" 'More sophisticated.' 'More players.' In the marketplace of American hokum, that one certainly attracts the rubes. The modern football player is, indeed, a highly efficient, beautifully packaged playing machine, but he does not play 'Football.' He plays 'Defensive Tackle,' or 'Offensive Guard,' or 'Outside Linebacker on Obvious Passing Downs.' "
The Coach caught the waitress' eye and waggled his forefinger over our glasses. Mine was virtually untouched, but I did not protest.
"Ain't football?" I said. "Ain't football?"
"You're repeating yourself. A defensive end plays defensive end, period. He learns the basic moves, repeats them over and over, ad infinitum, ad nauseam. He studies volumes of playbooks analyzing every inch of his broom-closet environment, and watches films until he's almost blind. That's all he knows.
"Administrators like to talk about the 'educational experience' of football. What a joke it is when the 'learning experience' is two steps across the line, pivot, watch the pitch, play the block, over and over again. No other sport constricts its athletes in such a manner."
I gulped some Perrier and said, "But the players like it this way. The NCAA took a poll, and the players preferred two-platoon 2 to 1."
"They don't know any better," said the Coach. "They've been brainwashed since they were eight years old, playing in those infernal little leagues, which, incidentally, should be limited by federal law to six-man teams, with everybody getting a chance to do the fun things—run the ball, pass it, catch it, kick it—before time and the vicissitudes of physical development channel them into a position. But no, they slap a piece of tape on a kid's helmet—'O.G.,' offensive guard—and the poor little sucker is branded for life. How'd you like to play football for 15 years and never touch the ball?"
"O.K., but isn't increased participation something to strive for?"
The Coach intercepted a bowl of popcorn the waitress had delivered and pushed it just out of my reach.
"I get that all the time from coaches, as if football were played just to keep potential delinquents off the street. Sure, more bodies tighten up the assembly line, allow for greater specialization. Bodies is the name of the game. NCAA figures show that football was played last year at 475 member institutions—with 41,500 participants. Compare that with baseball, which was played at 638 schools—but by only 19,000 athletes.
"Baseball is a game of nine to a side, of course, football 11. That's only a two-man difference. Baseball coaches must be doing something wrong. Maybe they should add three or four more fielders. There's plenty of room."
"You're being facetious," I said, and took another drag on the drink. It seemed to be going down easier.
"Not entirely. Who pushes the idea that more is better? Coaches. Coaches coaching two-platoon. Ask anybody who has done it both ways and they'll tell you—it's easier. You simply hire more assistants, delegate more authority and elevate yourself to chairman of the board. I'd hate to tell you how many times I've been on a practice field and heard a head coach yell down from his tower, 'Who made that tackle? Was that you, Smith?' 'No sir, Coach. I'm Brown.'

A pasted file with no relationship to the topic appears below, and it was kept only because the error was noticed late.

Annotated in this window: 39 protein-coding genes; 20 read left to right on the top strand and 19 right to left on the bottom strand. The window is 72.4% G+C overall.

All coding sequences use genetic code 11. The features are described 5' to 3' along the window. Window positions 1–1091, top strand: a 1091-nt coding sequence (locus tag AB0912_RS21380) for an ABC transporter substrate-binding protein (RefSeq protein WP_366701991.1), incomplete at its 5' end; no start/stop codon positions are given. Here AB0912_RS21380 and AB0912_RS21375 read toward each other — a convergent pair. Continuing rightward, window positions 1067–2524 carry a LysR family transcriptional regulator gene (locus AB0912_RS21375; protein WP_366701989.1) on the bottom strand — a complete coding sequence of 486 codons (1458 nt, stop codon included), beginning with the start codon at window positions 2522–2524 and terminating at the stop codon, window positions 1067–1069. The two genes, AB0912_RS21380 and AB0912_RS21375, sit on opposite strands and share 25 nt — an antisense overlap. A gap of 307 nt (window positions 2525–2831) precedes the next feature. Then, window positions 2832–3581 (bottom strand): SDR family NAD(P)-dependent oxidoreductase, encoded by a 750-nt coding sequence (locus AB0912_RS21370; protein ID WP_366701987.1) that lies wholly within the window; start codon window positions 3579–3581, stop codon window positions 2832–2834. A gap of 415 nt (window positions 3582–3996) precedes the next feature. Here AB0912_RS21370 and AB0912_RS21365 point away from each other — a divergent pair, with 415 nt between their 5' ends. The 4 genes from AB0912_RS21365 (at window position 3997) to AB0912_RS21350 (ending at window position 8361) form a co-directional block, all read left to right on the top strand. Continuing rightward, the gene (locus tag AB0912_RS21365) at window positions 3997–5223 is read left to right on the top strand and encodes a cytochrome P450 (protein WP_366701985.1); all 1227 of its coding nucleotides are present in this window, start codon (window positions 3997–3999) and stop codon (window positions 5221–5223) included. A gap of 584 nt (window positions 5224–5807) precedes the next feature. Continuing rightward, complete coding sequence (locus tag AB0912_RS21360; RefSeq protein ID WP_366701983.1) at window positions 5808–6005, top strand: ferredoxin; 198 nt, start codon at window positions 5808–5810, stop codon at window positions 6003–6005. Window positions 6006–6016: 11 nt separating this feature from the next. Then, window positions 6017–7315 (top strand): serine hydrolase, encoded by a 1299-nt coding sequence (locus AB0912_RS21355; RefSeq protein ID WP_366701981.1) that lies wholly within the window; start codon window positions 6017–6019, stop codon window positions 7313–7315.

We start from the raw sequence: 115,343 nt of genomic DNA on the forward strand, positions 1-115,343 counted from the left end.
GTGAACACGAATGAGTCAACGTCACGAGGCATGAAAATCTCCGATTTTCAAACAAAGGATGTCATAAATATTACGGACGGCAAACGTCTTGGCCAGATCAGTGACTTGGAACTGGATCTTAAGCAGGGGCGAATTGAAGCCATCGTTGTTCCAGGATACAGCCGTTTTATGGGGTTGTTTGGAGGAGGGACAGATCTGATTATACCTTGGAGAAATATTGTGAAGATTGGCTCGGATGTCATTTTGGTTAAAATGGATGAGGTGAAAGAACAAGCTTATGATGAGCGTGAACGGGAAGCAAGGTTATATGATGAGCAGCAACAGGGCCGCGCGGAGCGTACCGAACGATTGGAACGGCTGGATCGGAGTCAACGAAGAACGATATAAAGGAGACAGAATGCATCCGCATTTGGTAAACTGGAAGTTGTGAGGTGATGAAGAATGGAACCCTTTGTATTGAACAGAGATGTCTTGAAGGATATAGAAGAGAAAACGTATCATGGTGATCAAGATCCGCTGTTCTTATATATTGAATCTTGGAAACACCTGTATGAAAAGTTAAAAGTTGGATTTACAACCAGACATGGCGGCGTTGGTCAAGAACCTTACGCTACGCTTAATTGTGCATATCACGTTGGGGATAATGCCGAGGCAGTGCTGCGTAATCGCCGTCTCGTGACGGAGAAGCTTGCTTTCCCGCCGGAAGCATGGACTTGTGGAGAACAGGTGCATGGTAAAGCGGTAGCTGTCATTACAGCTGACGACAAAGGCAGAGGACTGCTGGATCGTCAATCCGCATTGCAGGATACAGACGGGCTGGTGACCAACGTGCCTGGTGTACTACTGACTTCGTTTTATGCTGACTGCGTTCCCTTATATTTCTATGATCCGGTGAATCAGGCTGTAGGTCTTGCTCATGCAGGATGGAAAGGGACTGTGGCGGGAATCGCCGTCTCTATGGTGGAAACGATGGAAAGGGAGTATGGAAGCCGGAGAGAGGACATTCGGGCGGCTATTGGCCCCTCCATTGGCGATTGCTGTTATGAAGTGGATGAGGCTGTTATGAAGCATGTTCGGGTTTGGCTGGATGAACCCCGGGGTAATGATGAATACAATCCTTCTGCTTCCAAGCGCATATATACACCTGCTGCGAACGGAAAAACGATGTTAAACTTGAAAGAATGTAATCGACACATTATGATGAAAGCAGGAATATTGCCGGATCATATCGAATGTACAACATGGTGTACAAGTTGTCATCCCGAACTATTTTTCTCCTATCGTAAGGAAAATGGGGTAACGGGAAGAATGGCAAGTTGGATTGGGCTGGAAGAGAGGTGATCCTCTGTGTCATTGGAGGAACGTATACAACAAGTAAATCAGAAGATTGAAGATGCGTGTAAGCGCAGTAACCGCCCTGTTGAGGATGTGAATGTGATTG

"But do coaches say 'Enough'? No. They say, 'Let's specialize some more.' When they finally eliminated all substitution restrictions in 1973, they had to go right back in '74 and write another rule because one coach had a guy who did nothing but run onto the field, give the quarterback the play and run off. The ultimate specialist."
He held up a restraining hand as I started to speak.
"And what has all this supersophistication done for the game? Well, the pros are the supreme specialists. They have two round pegs for every round hole. And they're so damn efficient they can't score any points; they had to rush through some relief rules for their starving pass receivers this year."
I drained my glass. "I suppose that's true," I said, nodding.
"Keep your line in the water, Scribe," said the Coach. "The best is yet to come. Consider this. As football is now played, the actual time the ball is moving and athletes are running into each other is 14 minutes a game. When coaches tell their players to 'go all out,' they don't mean for 60 minutes, they mean a 14-minute game. That's an average of seven minutes for an offensive player, seven for a defensive player, and less when you interject the goal-line teams, the third-down teams, etc.
"Now, here is the irony. Football practice is hard work. Today's players practice eight, nine months a year, including 'off-season' training. You almost never read about three-sport lettermen anymore. They're busy devoting all their time to supersophisticated football, day after day, week after week. And for what? At best, for seven minutes on Saturday afternoon.
"All right. You couple that injustice with the morale problems inherent in unlimited substitution..."
"Uh? Wait a minute," I said. "What morale problems?"